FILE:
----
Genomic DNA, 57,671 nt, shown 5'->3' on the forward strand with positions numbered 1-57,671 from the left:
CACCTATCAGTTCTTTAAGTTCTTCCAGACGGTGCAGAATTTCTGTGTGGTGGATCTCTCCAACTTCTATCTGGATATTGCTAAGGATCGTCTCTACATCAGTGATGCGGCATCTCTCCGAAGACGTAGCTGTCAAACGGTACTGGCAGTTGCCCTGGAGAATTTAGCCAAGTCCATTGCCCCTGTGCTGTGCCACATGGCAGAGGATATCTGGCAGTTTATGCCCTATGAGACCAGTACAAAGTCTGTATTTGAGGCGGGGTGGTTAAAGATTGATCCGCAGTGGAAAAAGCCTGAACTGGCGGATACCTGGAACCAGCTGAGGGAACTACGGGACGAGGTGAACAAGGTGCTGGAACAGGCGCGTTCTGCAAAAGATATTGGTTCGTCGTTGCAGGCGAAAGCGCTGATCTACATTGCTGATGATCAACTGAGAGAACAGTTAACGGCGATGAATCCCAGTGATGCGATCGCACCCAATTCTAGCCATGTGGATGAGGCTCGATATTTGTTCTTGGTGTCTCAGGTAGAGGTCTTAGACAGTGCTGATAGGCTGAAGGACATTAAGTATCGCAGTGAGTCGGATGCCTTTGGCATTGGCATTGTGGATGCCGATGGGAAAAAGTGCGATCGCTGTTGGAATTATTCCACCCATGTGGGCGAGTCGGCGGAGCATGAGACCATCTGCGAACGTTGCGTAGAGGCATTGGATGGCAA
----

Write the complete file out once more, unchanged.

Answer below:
Genomic DNA, 57,671 nt, shown 5'->3' on the forward strand with positions numbered 1-57,671 from the left:
CACCTATCAGTTCTTTAAGTTCTTCCAGACGGTGCAGAATTTCTGTGTGGTGGATCTCTCCAACTTCTATCTGGATATTGCTAAGGATCGTCTCTACATCAGTGATGCGGCATCTCTCCGAAGACGTAGCTGTCAAACGGTACTGGCAGTTGCCCTGGAGAATTTAGCCAAGTCCATTGCCCCTGTGCTGTGCCACATGGCAGAGGATATCTGGCAGTTTATGCCCTATGAGACCAGTACAAAGTCTGTATTTGAGGCGGGGTGGTTAAAGATTGATCCGCAGTGGAAAAAGCCTGAACTGGCGGATACCTGGAACCAGCTGAGGGAACTACGGGACGAGGTGAACAAGGTGCTGGAACAGGCGCGTTCTGCAAAAGATATTGGTTCGTCGTTGCAGGCGAAAGCGCTGATCTACATTGCTGATGATCAACTGAGAGAACAGTTAACGGCGATGAATCCCAGTGATGCGATCGCACCCAATTCTAGCCATGTGGATGAGGCTCGATATTTGTTCTTGGTGTCTCAGGTAGAGGTCTTAGACAGTGCTGATAGGCTGAAGGACATTAAGTATCGCAGTGAGTCGGATGCCTTTGGCATTGGCATTGTGGATGCCGATGGGAAAAAGTGCGATCGCTGTTGGAATTATTCCACCCATGTGGGCGAGTCGGCGGAGCATGAGACCATCTGCGAACGTTGCGTAGAGGCATTGGATGGCAA